Reasons for Belief

Cambridge University Press
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Philosophers have long been concerned about what we know and how we know it. Increasingly, however, a related question has gained prominence in philosophical discussion: what should we believe and why? This volume brings together twelve new essays that address different aspects of this question. The essays examine foundational questions about reasons for belief, and use new research on reasons for belief to address traditional epistemological concerns such as knowledge, justification and perceptually acquired beliefs. This book will be of interest to philosophers working on epistemology, theoretical reason, rationality, perception and ethics. It will also be of interest to cognitive scientists and psychologists who wish to gain deeper insight into normative questions about belief and knowledge.
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About the author

Andrew Reisner is an Assistant Professor of Philosophy at McGill University. He has published a number of articles on theoretical reason and normativity.

Asbjørn Steglich-Petersen is Associate Professor in the Department of Philosophy at Aarhus University. He has published widely in epistemology and metaphysics, and is editor of Metaphysics: 5 Questions (2011).

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Additional Information

Publisher
Cambridge University Press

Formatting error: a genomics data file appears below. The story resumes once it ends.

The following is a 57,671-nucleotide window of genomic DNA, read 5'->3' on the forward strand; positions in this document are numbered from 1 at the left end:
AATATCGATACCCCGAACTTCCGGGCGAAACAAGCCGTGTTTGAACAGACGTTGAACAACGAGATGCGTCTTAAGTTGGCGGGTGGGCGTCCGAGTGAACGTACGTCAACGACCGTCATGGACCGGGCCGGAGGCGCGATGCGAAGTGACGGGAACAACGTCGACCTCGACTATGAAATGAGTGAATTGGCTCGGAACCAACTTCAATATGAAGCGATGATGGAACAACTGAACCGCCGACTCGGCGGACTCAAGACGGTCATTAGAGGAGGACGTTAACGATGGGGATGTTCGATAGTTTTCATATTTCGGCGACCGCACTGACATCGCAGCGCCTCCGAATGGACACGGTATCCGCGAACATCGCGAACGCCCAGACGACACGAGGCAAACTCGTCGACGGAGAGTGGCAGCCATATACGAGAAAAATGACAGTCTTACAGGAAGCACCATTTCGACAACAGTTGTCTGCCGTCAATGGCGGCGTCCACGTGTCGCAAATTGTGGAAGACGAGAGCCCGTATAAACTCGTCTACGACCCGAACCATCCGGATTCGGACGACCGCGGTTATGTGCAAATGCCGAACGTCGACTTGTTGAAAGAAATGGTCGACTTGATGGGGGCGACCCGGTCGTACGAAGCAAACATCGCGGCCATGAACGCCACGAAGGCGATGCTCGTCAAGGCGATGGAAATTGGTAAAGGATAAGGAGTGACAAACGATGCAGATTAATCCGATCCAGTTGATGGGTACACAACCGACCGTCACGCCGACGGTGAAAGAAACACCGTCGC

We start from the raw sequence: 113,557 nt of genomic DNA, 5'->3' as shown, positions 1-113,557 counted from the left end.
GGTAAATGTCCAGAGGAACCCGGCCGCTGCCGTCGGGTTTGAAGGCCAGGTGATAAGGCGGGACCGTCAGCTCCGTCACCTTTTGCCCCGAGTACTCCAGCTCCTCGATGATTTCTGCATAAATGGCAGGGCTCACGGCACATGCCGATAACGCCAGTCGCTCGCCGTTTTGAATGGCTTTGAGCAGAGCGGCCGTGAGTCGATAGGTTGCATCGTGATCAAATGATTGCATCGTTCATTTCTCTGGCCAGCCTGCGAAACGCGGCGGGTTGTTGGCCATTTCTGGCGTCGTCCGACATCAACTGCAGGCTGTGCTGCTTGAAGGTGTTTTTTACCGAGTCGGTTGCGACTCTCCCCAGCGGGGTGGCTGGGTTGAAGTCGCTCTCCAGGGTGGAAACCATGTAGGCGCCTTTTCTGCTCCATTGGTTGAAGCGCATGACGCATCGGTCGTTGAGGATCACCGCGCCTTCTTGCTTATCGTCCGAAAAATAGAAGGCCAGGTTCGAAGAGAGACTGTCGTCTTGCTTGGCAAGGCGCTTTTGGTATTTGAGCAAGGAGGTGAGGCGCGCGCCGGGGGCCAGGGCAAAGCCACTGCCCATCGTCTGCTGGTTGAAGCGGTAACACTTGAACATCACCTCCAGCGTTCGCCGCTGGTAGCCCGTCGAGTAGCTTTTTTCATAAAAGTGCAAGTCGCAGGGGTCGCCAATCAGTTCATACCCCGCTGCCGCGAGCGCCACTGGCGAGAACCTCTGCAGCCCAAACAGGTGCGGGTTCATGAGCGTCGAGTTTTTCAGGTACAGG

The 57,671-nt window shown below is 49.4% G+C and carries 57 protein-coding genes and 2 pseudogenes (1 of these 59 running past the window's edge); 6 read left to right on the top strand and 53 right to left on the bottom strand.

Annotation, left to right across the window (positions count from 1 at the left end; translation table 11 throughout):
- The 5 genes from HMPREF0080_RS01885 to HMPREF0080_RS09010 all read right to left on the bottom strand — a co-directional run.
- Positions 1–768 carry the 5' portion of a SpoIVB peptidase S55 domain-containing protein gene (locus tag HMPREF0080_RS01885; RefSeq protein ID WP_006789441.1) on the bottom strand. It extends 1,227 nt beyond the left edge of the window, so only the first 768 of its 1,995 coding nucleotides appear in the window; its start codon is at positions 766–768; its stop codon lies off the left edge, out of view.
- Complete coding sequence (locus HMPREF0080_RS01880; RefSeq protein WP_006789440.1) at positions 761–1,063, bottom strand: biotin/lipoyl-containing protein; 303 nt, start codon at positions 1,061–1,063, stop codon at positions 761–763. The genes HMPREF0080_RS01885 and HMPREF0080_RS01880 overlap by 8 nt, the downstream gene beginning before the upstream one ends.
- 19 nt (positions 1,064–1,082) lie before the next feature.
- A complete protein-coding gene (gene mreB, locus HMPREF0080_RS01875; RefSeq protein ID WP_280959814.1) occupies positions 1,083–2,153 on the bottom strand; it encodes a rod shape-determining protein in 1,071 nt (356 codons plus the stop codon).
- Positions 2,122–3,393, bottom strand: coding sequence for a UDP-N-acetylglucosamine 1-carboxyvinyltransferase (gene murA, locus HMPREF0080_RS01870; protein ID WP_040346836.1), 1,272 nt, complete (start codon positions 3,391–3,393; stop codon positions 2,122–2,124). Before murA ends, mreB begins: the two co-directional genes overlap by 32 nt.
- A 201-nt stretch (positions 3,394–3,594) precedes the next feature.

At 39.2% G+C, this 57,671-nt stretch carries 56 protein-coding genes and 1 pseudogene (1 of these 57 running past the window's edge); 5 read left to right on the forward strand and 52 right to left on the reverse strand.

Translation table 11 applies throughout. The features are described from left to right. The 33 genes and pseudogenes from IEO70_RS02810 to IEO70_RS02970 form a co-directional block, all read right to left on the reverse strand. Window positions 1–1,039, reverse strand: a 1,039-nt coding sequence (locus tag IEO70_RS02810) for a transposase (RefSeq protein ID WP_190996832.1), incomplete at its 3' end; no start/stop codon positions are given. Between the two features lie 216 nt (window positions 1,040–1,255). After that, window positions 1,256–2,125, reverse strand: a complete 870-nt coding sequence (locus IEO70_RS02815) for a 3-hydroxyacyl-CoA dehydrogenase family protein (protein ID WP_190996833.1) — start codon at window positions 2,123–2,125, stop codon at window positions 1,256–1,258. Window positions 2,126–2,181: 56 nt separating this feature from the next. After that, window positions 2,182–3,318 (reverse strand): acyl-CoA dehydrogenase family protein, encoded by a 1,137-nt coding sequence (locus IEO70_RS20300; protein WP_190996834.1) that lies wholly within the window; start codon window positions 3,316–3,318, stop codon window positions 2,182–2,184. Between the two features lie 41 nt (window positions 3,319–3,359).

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Published on
Jun 2, 2011
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Pages
285
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ISBN
9781139503044
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Language
English
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Genres
Philosophy / Epistemology
Philosophy / Metaphysics
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Content Protection
This content is DRM protected.
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This book is about normativity and reasons. By the end, however, the subject becomes the relation between self, thought, and world. If we understand normativity, we are on the road to understanding this relation. John Skorupski argues that all normative properties are reducible to reason relations, so that the sole normative ingredient in any normative concept is the concept of a reason. This is a concept fundamental to all thought. It is pervasive (actions, beliefs, and sentiments all fall within its range), primitive (all other normative concepts are reducible to it), and constitutive of the idea of thought itself. Thinking is sensitivity to reasons. Thought in the full sense of autonomous cognition is possible only for a being sensitive to reasons and capable of deliberating about them. In Part II of the book Skorupski examines epistemic reasons, and shows that aprioricity, necessity, evidence, and probability, which may not seem to be normative at all, are in fact normative concepts analysable in terms of the concept of a reason. In Part III he shows the same for the concept of a person's good, and for moral concepts including the concept of a right. Part IV moves to the epistemology and metaphysics of reasons. When we make claims about reasons to believe, reasons to feel, or reasons to act we are asserting genuine propositions: judgeable, truth-apt contents. But these normative propositions must be distinguished from factual propositions, for they do not represent states of affairs. So Skorupski's ambitious theory of normativity has broad and deep implications for philosophy. It shows how reflection on the logic, epistemology, and ontology of reasons finally leads us to an account of the interplay of self, thought, and world.
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